Analysis: A different way to look at Texans’ differences — by looking at similarities

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Austin crowds celebrated Martin Luther King Day on Jan. 20, 2020. Credit: Jordan Vonderhaar for The Texas Tribune

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Most Texans don’t think the political divisions in the state are as bad as they look; 81% told surveyors for a new Threads of Texas project that Texans’ common attitudes outnumber their differences.

The project, which launches Monday, edges into activism: More in Common, the outfit doing it, will turn to working with other organizations on civic and policy projects, using its assessments of public opinion. The nonprofit bills itself as a nonpartisan counter to divisive politics, out to “address the underlying drivers of fracturing and polarization.”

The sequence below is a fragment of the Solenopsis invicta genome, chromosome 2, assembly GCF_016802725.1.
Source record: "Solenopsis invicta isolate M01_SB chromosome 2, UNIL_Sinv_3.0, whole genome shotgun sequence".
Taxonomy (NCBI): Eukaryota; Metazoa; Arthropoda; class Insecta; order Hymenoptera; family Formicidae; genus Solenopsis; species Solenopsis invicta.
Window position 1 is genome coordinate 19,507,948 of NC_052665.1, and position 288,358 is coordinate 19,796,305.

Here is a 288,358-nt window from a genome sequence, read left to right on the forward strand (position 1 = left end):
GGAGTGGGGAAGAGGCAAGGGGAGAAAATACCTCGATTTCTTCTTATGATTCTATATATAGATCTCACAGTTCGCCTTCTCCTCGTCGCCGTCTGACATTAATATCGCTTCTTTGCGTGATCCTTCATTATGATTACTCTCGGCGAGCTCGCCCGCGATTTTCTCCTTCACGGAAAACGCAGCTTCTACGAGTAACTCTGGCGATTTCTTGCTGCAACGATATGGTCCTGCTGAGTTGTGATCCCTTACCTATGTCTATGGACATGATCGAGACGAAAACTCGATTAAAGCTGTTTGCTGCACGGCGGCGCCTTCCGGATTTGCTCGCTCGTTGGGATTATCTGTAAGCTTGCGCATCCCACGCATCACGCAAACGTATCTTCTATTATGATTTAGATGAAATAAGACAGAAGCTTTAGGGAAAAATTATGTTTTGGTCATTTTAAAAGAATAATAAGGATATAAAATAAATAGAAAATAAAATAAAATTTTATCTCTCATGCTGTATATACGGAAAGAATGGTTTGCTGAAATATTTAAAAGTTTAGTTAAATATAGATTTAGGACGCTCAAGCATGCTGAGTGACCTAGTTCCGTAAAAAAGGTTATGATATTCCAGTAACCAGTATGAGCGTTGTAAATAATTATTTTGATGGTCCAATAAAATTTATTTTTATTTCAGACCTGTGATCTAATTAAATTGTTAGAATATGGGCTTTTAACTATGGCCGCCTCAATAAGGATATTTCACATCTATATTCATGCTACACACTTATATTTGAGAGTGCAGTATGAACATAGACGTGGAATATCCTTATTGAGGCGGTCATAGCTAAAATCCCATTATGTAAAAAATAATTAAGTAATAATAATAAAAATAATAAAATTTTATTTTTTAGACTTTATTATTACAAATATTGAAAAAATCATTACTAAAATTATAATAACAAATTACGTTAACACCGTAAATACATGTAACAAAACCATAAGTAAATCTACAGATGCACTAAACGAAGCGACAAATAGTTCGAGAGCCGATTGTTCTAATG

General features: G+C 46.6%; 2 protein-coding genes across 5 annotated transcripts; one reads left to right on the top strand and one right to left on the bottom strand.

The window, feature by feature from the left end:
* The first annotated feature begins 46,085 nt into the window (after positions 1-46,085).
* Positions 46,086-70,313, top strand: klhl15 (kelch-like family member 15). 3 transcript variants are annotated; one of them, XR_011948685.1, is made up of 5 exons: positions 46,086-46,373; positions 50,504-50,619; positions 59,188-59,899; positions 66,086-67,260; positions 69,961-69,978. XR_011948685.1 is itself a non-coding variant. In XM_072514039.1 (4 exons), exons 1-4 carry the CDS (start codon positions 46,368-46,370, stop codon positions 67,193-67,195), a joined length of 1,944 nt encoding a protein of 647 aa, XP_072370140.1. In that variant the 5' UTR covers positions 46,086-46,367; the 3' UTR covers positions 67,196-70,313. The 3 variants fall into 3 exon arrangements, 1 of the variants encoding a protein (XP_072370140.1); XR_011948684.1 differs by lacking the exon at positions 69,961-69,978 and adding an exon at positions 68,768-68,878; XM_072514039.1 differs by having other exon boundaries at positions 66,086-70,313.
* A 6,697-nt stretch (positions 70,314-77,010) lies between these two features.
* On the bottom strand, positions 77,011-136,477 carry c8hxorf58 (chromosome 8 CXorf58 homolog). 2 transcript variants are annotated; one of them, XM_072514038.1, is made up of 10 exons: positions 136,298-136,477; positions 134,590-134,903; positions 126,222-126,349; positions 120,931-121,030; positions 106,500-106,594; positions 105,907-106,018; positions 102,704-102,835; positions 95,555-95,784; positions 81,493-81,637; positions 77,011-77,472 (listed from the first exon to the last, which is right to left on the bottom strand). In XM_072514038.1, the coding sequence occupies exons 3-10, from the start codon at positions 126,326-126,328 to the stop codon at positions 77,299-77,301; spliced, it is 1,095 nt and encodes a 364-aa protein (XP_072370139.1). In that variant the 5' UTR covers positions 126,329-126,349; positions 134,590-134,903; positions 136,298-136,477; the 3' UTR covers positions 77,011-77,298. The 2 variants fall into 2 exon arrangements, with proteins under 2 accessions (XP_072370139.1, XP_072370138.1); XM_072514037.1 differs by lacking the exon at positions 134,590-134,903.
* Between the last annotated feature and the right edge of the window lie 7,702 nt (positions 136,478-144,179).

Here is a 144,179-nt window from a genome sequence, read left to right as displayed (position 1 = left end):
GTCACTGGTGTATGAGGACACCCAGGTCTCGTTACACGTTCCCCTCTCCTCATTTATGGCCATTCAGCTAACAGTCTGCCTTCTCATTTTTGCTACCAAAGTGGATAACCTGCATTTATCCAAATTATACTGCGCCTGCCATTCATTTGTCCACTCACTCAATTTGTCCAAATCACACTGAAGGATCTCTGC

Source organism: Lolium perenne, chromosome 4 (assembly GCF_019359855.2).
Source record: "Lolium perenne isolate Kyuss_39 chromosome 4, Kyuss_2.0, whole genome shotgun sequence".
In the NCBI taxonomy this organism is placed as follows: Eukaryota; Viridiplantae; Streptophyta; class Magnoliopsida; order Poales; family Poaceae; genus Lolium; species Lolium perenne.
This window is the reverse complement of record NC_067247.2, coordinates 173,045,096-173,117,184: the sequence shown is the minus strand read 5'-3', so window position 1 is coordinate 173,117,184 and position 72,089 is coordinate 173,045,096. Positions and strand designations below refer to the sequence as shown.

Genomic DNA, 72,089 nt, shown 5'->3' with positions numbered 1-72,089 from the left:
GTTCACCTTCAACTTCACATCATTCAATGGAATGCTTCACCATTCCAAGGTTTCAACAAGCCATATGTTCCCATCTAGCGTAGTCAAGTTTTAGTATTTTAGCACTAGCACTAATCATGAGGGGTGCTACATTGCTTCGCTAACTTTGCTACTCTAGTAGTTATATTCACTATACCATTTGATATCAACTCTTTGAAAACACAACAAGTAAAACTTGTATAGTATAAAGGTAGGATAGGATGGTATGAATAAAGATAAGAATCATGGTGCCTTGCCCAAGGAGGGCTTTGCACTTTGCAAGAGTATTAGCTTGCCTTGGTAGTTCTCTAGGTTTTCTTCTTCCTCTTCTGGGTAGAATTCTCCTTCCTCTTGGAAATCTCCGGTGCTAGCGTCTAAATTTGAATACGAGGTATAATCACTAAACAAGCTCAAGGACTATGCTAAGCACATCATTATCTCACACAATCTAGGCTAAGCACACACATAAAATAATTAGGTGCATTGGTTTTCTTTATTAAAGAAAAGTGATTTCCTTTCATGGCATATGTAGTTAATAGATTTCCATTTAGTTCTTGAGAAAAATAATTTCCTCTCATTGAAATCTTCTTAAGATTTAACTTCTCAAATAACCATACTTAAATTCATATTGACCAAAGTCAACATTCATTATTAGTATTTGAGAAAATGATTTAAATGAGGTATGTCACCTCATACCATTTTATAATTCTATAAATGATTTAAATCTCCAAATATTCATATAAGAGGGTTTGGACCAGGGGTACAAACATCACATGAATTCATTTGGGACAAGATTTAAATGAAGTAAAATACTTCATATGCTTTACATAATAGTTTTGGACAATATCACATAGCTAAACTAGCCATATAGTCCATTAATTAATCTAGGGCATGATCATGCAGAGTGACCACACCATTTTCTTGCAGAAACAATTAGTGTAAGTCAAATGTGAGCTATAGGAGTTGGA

In 2017, More in Common started a series of national surveys along the same lines, called Hidden Tribes. That report started with this sentence: “America has never felt so divided.” Their analysis of the 2018 elections, based on that work, was that the outcomes had more to do with voter turnout that year than with changes in voting behavior.

This Texas project, researchers said, revealed a different theme as the state went through the 2020 election and into a once-every-two-years legislative session.